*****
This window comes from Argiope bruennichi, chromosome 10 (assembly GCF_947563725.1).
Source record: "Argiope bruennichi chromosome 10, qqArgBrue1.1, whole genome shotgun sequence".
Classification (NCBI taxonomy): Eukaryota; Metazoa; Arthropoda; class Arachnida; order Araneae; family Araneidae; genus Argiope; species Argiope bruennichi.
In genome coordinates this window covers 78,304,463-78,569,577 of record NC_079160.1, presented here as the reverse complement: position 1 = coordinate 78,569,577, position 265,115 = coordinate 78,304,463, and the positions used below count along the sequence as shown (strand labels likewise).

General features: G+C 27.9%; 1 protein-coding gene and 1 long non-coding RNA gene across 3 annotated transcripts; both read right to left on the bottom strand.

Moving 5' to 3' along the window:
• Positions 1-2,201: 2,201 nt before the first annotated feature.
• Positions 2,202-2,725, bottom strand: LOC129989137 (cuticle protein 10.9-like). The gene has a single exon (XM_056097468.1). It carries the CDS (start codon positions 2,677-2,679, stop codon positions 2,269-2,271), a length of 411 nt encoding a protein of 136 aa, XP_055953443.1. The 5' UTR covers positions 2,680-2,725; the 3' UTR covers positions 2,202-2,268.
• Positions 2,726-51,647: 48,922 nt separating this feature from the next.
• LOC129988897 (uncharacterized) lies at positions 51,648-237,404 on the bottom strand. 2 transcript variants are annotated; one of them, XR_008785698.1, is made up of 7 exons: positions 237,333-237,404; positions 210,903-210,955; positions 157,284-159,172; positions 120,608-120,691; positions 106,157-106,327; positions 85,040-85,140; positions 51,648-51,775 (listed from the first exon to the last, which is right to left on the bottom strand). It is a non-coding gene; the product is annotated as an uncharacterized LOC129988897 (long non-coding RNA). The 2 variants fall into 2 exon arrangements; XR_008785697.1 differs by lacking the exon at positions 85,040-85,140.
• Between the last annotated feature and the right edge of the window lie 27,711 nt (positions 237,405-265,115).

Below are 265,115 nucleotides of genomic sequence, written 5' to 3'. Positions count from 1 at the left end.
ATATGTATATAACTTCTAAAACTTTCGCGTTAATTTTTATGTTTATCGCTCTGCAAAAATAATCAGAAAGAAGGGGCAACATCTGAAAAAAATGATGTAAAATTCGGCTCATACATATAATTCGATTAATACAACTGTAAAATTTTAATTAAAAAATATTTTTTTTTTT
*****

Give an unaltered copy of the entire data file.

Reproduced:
This window comes from Argiope bruennichi, chromosome 10 (assembly GCF_947563725.1).
Source record: "Argiope bruennichi chromosome 10, qqArgBrue1.1, whole genome shotgun sequence".
Classification (NCBI taxonomy): Eukaryota; Metazoa; Arthropoda; class Arachnida; order Araneae; family Araneidae; genus Argiope; species Argiope bruennichi.
In genome coordinates this window covers 78,304,463-78,569,577 of record NC_079160.1, presented here as the reverse complement: position 1 = coordinate 78,569,577, position 265,115 = coordinate 78,304,463, and the positions used below count along the sequence as shown (strand labels likewise).

General features: G+C 27.9%; 1 protein-coding gene and 1 long non-coding RNA gene across 3 annotated transcripts; both read right to left on the bottom strand.

Moving 5' to 3' along the window:
• Positions 1-2,201: 2,201 nt before the first annotated feature.
• Positions 2,202-2,725, bottom strand: LOC129989137 (cuticle protein 10.9-like). The gene has a single exon (XM_056097468.1). It carries the CDS (start codon positions 2,677-2,679, stop codon positions 2,269-2,271), a length of 411 nt encoding a protein of 136 aa, XP_055953443.1. The 5' UTR covers positions 2,680-2,725; the 3' UTR covers positions 2,202-2,268.
• Positions 2,726-51,647: 48,922 nt separating this feature from the next.
• LOC129988897 (uncharacterized) lies at positions 51,648-237,404 on the bottom strand. 2 transcript variants are annotated; one of them, XR_008785698.1, is made up of 7 exons: positions 237,333-237,404; positions 210,903-210,955; positions 157,284-159,172; positions 120,608-120,691; positions 106,157-106,327; positions 85,040-85,140; positions 51,648-51,775 (listed from the first exon to the last, which is right to left on the bottom strand). It is a non-coding gene; the product is annotated as an uncharacterized LOC129988897 (long non-coding RNA). The 2 variants fall into 2 exon arrangements; XR_008785697.1 differs by lacking the exon at positions 85,040-85,140.
• Between the last annotated feature and the right edge of the window lie 27,711 nt (positions 237,405-265,115).

Below are 265,115 nucleotides of genomic sequence, written 5' to 3'. Positions count from 1 at the left end.
ATATGTATATAACTTCTAAAACTTTCGCGTTAATTTTTATGTTTATCGCTCTGCAAAAATAATCAGAAAGAAGGGGCAACATCTGAAAAAAATGATGTAAAATTCGGCTCATACATATAATTCGATTAATACAACTGTAAAATTTTAATTAAAAAATATTTTTTTTTTT